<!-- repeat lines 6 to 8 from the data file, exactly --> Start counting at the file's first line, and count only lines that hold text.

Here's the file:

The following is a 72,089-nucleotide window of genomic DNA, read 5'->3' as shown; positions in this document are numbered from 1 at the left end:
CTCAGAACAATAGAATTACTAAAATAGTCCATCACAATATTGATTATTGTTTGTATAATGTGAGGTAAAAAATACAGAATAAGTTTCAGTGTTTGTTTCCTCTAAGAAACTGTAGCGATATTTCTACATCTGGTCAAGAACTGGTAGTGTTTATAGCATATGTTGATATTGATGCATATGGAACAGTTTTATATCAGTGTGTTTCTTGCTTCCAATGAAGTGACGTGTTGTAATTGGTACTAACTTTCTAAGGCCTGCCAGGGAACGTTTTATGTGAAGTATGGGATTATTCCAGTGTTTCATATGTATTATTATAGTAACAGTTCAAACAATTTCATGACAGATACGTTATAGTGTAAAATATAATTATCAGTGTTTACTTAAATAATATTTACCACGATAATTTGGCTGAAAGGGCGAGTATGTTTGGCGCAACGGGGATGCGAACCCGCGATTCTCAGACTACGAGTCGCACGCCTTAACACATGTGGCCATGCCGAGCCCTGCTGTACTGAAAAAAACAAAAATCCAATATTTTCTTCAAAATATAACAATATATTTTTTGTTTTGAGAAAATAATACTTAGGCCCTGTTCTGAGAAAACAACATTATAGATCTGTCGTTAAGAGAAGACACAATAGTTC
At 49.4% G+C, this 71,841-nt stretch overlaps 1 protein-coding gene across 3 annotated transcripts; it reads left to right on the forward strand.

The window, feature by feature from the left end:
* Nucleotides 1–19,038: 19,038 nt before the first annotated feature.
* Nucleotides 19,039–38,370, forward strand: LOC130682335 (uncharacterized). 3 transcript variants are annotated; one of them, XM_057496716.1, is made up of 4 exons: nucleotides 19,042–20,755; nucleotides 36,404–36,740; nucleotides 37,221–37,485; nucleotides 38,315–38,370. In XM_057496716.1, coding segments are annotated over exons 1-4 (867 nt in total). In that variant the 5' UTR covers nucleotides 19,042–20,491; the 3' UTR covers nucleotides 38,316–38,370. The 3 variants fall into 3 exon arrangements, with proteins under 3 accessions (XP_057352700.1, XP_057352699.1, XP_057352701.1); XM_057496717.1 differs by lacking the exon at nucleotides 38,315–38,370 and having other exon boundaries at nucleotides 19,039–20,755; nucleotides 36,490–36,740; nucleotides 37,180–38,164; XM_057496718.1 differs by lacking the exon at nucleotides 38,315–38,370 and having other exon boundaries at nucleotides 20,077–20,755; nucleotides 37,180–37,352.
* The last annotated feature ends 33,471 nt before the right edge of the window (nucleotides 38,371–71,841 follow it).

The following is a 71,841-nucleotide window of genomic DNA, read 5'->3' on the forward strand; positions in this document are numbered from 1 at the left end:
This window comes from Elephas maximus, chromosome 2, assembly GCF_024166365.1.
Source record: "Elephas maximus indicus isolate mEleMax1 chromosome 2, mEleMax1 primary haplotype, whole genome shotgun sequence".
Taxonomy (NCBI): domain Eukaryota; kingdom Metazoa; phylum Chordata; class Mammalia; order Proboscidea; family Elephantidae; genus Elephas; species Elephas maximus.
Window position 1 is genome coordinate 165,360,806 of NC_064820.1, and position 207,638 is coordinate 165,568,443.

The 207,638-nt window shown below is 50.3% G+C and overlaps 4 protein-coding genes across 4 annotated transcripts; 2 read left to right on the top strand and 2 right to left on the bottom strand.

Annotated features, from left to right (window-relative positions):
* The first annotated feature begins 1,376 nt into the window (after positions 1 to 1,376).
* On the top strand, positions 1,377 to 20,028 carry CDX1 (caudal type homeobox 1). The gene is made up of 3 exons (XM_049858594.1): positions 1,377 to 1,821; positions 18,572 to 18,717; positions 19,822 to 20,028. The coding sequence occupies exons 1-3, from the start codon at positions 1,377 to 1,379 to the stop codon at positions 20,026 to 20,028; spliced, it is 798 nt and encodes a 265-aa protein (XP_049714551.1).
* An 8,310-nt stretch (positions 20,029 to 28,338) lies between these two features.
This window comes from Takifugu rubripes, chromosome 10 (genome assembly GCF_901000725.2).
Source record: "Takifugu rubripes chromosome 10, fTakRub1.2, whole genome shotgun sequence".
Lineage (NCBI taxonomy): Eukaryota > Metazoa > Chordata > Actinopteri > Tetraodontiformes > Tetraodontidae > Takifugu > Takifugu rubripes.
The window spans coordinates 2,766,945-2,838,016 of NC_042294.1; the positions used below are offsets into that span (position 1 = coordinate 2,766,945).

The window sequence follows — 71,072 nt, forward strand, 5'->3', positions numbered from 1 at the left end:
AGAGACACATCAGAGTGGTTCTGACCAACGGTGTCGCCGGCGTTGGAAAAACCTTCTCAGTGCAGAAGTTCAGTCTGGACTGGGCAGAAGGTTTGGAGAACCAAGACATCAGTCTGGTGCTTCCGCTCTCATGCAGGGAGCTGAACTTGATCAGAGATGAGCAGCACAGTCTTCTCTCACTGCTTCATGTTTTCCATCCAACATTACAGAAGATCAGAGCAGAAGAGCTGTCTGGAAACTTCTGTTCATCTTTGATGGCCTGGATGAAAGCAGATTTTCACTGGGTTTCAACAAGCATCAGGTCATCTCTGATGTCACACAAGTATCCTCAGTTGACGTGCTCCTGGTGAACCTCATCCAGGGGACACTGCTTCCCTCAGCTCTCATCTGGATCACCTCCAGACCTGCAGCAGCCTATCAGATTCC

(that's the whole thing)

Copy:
* Nucleotides 19,039–38,370, forward strand: LOC130682335 (uncharacterized). 3 transcript variants are annotated; one of them, XM_057496716.1, is made up of 4 exons: nucleotides 19,042–20,755; nucleotides 36,404–36,740; nucleotides 37,221–37,485; nucleotides 38,315–38,370. In XM_057496716.1, coding segments are annotated over exons 1-4 (867 nt in total). In that variant the 5' UTR covers nucleotides 19,042–20,491; the 3' UTR covers nucleotides 38,316–38,370. The 3 variants fall into 3 exon arrangements, with proteins under 3 accessions (XP_057352700.1, XP_057352699.1, XP_057352701.1); XM_057496717.1 differs by lacking the exon at nucleotides 38,315–38,370 and having other exon boundaries at nucleotides 19,039–20,755; nucleotides 36,490–36,740; nucleotides 37,180–38,164; XM_057496718.1 differs by lacking the exon at nucleotides 38,315–38,370 and having other exon boundaries at nucleotides 20,077–20,755; nucleotides 37,180–37,352.
* The last annotated feature ends 33,471 nt before the right edge of the window (nucleotides 38,371–71,841 follow it).

The following is a 71,841-nucleotide window of genomic DNA, read 5'->3' on the forward strand; positions in this document are numbered from 1 at the left end: